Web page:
Awards Nomination 20+ Million Readerbase
Indexed In
  • Open J Gate
  • Genamics JournalSeek
  • ResearchBible
  • RefSeek
  • Directory of Research Journal Indexing (DRJI)
  • Hamdard University
  • EBSCO A-Z
  • OCLC- WorldCat
  • Scholarsteer
  • Publons
  • MIAR
  • Euro Pub
  • Google Scholar
Share This Page
Recommended Webinars & Conferences
Journal Flyer
Flyer image
Peptoid-combinatorial strategies to target non-protein biomarkers in the tumor microenvironment
Global Congress on Biochemistry, Glycomics & Amino Acids
December 08-09, 2016 San Antonio, USA

Gomika Udugamasooriya

University of Houston, USA

Scientific Tracks Abstracts: Biochem Anal Biochem

Abstract:

Chemotherapies are nonspecific and have side effects. Targeted therapies are expensive and fail on larger patient populations due to the heterogeneity of their target protein biomarkers. This suggests that effective cancer treatments need to be either personalized or find universal biomarkers - probably beyond proteins. We have been exploring peptoids as an emerging class of highly bio-compatible synthetic molecules as future drug leads. Peptoids are serum stable, non-immunogenic, cell permeable, easy to synthesize and optimize. Also, the cost of peptoid development is significantly lower than for small organic molecules, peptides and antibodies. We design and synthesize large on-bead peptoid combinatorial libraries and developed a unique on-bead two-color (OBTC) cell screen to directly identify most specific compounds targeting biomarkers on the cell surface. As an approach to overcome the protein biomarker heterogeneity problem, we applied our OBTC assay at an unbiased fashion and identified a lipid- phosphatidylserine (PS) binding peptoid. PS is universally found on the outer layer of tumor endothelium and on many cancer cells as compared to normal cells. Our peptoid is found to be cytotoxic on various tumor types such as lung, breast and prostate and not on normal cells, indicating a wider but tumor specific treatment method.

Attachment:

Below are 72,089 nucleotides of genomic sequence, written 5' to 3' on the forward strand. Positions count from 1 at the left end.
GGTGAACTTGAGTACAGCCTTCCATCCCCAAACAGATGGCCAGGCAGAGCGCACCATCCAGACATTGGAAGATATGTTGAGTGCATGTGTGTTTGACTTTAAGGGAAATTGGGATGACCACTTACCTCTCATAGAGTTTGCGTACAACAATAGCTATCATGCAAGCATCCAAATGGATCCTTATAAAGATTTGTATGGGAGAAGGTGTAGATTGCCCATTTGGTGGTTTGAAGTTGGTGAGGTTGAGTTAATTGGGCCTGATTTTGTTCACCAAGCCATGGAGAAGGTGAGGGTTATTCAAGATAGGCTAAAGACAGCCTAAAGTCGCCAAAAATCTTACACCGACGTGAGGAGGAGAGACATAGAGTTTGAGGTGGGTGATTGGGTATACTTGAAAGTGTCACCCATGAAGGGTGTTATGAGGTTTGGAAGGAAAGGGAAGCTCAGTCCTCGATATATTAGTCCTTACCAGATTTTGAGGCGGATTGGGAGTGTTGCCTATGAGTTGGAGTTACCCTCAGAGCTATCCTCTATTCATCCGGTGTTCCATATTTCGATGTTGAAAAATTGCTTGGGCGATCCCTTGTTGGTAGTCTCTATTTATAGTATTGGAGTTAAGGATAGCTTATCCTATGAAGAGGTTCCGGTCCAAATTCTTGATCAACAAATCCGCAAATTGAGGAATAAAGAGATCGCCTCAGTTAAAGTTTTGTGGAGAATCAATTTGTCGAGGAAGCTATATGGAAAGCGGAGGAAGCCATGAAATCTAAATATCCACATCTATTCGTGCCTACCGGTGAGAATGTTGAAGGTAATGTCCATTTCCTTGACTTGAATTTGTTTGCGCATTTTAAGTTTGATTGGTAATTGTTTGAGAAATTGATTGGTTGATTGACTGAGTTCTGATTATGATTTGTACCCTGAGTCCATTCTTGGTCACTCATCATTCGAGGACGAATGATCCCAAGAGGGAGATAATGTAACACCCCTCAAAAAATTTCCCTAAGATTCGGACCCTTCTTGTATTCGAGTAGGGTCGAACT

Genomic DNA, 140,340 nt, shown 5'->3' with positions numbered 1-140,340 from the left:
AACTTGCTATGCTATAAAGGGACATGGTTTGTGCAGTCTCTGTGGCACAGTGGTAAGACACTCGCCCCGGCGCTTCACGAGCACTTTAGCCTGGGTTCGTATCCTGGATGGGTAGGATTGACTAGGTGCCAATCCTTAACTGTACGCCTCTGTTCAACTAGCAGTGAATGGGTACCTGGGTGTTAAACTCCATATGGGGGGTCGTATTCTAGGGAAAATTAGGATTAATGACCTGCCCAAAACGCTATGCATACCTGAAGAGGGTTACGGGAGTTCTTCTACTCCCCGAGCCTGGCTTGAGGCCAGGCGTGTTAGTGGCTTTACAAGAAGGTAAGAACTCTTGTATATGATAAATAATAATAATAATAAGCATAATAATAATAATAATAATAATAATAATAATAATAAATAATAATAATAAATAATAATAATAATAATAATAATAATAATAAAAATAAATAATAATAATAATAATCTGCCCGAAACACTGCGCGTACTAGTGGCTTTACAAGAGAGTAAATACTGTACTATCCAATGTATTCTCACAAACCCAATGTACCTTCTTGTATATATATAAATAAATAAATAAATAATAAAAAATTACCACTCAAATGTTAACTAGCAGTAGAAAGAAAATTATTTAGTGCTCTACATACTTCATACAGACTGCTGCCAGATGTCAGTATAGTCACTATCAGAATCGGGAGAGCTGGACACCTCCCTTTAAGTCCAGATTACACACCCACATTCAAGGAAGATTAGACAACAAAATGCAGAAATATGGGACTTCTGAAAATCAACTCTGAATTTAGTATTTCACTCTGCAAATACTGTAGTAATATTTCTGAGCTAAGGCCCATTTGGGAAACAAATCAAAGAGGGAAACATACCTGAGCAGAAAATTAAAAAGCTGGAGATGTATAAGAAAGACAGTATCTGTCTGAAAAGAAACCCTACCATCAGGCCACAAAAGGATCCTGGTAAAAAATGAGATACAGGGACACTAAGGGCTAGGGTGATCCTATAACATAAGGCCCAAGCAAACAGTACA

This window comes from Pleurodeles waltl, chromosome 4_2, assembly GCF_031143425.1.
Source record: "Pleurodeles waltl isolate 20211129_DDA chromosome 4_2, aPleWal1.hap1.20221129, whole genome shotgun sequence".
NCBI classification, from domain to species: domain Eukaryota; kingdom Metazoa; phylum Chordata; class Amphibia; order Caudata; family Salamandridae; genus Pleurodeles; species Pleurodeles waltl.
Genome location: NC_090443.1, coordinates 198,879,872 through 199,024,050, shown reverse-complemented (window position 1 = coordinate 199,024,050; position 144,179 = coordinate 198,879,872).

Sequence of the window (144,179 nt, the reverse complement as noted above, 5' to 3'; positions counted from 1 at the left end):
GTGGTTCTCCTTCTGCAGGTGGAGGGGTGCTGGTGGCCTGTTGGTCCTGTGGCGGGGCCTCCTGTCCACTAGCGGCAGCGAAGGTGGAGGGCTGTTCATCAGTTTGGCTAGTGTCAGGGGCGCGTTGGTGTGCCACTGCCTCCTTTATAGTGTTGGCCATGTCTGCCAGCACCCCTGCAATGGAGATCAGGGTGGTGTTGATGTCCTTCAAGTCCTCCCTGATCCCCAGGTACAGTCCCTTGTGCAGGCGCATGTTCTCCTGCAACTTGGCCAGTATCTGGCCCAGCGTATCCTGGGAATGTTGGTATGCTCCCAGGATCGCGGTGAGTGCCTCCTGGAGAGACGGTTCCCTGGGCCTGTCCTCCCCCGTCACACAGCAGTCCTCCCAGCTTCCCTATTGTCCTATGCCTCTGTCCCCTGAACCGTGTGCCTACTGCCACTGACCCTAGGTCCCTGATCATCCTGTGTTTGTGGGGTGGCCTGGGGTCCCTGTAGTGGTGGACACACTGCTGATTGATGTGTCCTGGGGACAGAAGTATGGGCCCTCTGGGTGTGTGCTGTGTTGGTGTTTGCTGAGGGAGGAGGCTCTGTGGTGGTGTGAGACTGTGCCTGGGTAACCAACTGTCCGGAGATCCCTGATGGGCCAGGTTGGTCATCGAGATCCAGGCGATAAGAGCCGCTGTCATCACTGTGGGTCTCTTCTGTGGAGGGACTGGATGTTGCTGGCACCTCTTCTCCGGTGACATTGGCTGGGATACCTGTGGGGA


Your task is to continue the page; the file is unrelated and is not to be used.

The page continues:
Biography :

Gomika Udugamasooriya has been working in the fields of Medicinal Chemistry and Chemical Biology and is trained in both Rational Drug Design and High Throughput Combinatorial Approaches. He has been exploring peptoids, an emerging class of biologically amenable and easy to synthesize peptidomimetics with great drug-like properties focusing on cancer treatment and imaging. The development of a unique on-bead two-color (OBTC) combinatorial cell screen to directly identify the highest specificity ligands for cell surface biomarkers was one of the major milestones in his career.

Email: gomika@uh.edu